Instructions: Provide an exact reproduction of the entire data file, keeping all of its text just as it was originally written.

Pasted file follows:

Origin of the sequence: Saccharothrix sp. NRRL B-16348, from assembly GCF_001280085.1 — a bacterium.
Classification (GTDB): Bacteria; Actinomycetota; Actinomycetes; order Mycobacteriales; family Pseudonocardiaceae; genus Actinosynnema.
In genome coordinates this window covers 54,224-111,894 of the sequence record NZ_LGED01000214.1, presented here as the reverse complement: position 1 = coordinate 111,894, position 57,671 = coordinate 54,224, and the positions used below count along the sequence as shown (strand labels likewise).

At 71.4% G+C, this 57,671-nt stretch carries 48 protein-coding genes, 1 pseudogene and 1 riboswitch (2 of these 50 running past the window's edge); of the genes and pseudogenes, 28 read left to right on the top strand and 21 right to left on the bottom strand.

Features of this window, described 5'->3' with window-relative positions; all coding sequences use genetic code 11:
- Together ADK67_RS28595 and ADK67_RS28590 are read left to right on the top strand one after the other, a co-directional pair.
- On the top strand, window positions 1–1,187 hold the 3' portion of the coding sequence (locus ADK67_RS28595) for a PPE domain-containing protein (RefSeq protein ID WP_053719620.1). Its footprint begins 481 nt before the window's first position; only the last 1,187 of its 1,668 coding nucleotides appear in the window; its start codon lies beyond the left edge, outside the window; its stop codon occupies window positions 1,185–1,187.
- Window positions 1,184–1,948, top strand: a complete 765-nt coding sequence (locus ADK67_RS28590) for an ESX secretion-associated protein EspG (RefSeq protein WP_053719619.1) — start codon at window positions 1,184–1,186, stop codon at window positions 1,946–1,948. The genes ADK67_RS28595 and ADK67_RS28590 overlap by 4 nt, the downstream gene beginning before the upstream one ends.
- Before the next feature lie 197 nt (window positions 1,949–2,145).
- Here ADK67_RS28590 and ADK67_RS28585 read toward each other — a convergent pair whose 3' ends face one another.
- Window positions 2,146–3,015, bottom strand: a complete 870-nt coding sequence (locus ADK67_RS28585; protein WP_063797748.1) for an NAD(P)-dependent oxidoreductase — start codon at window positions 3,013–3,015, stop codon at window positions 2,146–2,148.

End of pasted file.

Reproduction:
Origin of the sequence: Saccharothrix sp. NRRL B-16348, from assembly GCF_001280085.1 — a bacterium.
Classification (GTDB): Bacteria; Actinomycetota; Actinomycetes; order Mycobacteriales; family Pseudonocardiaceae; genus Actinosynnema.
In genome coordinates this window covers 54,224-111,894 of the sequence record NZ_LGED01000214.1, presented here as the reverse complement: position 1 = coordinate 111,894, position 57,671 = coordinate 54,224, and the positions used below count along the sequence as shown (strand labels likewise).

At 71.4% G+C, this 57,671-nt stretch carries 48 protein-coding genes, 1 pseudogene and 1 riboswitch (2 of these 50 running past the window's edge); of the genes and pseudogenes, 28 read left to right on the top strand and 21 right to left on the bottom strand.

Features of this window, described 5'->3' with window-relative positions; all coding sequences use genetic code 11:
- Together ADK67_RS28595 and ADK67_RS28590 are read left to right on the top strand one after the other, a co-directional pair.
- On the top strand, window positions 1–1,187 hold the 3' portion of the coding sequence (locus ADK67_RS28595) for a PPE domain-containing protein (RefSeq protein ID WP_053719620.1). Its footprint begins 481 nt before the window's first position; only the last 1,187 of its 1,668 coding nucleotides appear in the window; its start codon lies beyond the left edge, outside the window; its stop codon occupies window positions 1,185–1,187.
- Window positions 1,184–1,948, top strand: a complete 765-nt coding sequence (locus ADK67_RS28590) for an ESX secretion-associated protein EspG (RefSeq protein WP_053719619.1) — start codon at window positions 1,184–1,186, stop codon at window positions 1,946–1,948. The genes ADK67_RS28595 and ADK67_RS28590 overlap by 4 nt, the downstream gene beginning before the upstream one ends.
- Before the next feature lie 197 nt (window positions 1,949–2,145).
- Here ADK67_RS28590 and ADK67_RS28585 read toward each other — a convergent pair whose 3' ends face one another.
- Window positions 2,146–3,015, bottom strand: a complete 870-nt coding sequence (locus ADK67_RS28585; protein WP_063797748.1) for an NAD(P)-dependent oxidoreductase — start codon at window positions 3,013–3,015, stop codon at window positions 2,146–2,148.